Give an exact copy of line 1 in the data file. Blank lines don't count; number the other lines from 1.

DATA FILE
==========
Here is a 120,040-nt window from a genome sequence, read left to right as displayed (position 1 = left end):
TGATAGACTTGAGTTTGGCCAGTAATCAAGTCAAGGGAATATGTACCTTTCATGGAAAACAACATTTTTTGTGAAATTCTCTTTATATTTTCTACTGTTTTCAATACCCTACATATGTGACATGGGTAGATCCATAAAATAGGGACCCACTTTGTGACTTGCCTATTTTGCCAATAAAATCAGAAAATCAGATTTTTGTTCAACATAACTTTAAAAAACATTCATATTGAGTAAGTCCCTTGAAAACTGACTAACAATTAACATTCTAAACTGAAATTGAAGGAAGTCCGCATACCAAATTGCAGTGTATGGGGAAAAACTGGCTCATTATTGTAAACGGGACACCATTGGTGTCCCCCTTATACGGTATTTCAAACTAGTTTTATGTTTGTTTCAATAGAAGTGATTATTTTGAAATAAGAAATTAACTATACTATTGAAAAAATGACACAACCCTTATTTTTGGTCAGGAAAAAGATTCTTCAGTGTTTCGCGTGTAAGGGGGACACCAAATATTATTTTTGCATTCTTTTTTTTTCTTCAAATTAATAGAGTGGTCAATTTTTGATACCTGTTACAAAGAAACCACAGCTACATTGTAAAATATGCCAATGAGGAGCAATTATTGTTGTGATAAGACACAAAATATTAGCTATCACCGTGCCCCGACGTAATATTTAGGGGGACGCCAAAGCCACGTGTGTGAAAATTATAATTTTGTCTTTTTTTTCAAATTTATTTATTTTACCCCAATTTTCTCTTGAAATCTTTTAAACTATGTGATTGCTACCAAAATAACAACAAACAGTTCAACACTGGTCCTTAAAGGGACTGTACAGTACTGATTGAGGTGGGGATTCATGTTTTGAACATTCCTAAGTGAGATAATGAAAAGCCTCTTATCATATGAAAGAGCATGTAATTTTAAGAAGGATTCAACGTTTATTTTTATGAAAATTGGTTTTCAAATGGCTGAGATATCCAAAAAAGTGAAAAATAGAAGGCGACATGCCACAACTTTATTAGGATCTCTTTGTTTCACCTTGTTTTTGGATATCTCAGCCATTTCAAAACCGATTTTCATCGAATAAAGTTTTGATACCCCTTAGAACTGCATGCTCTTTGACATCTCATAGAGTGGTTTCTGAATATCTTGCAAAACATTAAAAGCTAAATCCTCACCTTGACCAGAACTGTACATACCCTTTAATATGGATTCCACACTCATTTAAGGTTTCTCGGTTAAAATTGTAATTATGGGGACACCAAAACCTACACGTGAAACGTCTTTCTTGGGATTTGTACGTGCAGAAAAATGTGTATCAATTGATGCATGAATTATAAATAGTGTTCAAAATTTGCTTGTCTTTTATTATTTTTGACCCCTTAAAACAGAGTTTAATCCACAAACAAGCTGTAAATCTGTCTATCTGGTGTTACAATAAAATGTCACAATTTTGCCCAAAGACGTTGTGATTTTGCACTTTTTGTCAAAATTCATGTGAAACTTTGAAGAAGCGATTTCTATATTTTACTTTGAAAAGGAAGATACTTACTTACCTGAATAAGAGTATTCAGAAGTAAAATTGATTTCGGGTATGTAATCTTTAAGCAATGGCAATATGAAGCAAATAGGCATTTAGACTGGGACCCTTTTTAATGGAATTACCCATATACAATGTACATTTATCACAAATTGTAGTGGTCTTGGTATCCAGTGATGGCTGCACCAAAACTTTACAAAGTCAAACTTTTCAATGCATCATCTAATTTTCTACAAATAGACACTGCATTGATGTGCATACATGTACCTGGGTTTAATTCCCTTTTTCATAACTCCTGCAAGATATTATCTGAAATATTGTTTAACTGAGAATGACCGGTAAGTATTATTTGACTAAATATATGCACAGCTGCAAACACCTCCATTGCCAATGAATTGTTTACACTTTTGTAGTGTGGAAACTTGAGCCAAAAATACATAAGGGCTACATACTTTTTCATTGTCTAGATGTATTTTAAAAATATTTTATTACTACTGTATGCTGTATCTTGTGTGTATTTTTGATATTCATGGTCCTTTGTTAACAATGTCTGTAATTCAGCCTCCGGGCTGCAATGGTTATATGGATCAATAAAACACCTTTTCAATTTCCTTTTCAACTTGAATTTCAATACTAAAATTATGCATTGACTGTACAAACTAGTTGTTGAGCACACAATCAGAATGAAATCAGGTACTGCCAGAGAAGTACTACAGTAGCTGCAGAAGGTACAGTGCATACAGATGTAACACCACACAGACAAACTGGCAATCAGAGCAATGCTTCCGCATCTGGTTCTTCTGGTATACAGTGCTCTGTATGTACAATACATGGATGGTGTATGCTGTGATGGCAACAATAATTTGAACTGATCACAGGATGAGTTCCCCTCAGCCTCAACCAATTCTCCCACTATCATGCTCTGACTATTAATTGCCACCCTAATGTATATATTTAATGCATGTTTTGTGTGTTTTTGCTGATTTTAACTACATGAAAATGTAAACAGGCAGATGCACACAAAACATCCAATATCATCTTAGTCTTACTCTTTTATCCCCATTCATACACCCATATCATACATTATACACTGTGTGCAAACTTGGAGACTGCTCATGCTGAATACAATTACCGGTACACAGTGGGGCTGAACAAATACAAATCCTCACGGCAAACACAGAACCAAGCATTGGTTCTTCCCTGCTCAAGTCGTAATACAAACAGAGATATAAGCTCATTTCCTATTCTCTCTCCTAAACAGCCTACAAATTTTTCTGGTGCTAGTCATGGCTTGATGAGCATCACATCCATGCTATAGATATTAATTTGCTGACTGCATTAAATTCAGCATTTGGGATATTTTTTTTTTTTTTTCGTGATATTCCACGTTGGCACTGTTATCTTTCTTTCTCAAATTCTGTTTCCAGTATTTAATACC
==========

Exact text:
Here is a 120,040-nt window from a genome sequence, read left to right as displayed (position 1 = left end):